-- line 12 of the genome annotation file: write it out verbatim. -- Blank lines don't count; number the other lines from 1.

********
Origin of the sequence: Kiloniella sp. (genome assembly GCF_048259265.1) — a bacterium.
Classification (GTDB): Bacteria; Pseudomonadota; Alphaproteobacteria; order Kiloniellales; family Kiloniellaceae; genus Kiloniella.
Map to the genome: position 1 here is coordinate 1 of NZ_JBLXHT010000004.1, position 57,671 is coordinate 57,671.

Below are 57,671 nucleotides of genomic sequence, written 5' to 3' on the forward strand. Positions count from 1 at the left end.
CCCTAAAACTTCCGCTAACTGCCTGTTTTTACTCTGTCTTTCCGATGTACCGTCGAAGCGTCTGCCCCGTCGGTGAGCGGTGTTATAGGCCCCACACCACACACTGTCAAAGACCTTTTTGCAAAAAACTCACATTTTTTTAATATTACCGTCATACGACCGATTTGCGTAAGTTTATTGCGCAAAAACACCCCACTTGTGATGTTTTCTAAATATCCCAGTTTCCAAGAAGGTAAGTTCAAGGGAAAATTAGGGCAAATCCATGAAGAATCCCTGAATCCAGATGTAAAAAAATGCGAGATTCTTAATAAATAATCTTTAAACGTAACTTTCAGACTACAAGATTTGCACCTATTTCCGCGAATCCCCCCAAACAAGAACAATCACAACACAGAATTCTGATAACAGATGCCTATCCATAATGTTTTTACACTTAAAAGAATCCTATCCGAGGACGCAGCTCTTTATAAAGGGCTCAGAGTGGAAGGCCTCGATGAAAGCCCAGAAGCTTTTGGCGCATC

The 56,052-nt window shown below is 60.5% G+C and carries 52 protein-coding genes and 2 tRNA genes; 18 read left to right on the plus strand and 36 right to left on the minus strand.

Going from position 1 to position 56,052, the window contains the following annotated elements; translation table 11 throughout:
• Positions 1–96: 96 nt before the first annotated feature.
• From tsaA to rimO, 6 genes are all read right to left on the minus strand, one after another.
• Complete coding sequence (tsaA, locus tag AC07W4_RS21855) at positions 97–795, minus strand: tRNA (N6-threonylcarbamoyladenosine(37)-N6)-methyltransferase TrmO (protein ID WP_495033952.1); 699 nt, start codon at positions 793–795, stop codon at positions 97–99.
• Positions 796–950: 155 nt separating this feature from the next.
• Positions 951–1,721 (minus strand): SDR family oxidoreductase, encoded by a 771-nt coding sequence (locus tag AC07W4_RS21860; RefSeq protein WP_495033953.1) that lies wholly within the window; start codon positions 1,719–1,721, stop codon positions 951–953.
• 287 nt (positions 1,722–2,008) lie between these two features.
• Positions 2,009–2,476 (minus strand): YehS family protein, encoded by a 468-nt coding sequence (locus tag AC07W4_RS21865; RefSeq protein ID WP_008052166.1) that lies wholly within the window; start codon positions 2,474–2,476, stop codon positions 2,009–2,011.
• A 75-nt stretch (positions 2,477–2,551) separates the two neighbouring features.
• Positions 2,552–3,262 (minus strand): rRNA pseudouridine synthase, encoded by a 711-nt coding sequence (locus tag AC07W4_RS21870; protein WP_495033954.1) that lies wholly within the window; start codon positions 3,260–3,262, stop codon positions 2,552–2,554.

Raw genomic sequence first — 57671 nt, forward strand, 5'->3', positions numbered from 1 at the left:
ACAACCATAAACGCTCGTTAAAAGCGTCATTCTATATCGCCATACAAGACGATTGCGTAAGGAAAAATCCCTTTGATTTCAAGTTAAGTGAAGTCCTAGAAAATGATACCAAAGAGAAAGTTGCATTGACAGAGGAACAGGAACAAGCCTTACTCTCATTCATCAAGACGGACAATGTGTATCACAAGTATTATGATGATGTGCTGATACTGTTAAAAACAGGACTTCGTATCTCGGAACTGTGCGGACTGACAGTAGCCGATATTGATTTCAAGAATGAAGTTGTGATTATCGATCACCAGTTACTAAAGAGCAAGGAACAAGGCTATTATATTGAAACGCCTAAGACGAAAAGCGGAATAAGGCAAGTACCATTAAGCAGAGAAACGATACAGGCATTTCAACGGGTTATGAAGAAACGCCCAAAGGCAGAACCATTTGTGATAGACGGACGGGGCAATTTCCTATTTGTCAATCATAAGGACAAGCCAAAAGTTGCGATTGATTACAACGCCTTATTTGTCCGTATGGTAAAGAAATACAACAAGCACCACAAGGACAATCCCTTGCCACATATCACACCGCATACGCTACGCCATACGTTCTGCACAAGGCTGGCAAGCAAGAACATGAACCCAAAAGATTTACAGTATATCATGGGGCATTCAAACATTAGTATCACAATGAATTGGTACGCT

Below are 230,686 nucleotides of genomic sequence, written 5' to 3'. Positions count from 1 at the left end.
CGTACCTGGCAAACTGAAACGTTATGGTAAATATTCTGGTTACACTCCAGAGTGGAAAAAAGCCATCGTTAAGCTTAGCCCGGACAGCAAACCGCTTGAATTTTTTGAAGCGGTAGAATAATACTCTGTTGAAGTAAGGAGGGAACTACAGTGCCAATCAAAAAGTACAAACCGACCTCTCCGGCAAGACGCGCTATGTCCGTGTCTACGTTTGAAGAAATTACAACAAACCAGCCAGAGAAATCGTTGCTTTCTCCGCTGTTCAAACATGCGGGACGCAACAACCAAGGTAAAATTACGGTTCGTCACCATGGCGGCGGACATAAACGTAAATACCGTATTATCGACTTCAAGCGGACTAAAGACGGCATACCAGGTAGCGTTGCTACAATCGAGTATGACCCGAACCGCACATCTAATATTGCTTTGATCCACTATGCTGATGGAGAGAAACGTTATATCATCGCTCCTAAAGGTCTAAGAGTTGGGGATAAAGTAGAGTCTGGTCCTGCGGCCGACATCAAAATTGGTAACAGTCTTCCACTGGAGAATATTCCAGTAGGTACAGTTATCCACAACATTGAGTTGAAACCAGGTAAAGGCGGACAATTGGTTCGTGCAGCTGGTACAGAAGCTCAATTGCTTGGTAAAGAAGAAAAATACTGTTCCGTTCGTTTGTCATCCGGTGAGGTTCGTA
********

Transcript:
• Positions 951–1,721 (minus strand): SDR family oxidoreductase, encoded by a 771-nt coding sequence (locus tag AC07W4_RS21860; RefSeq protein WP_495033953.1) that lies wholly within the window; start codon positions 1,719–1,721, stop codon positions 951–953.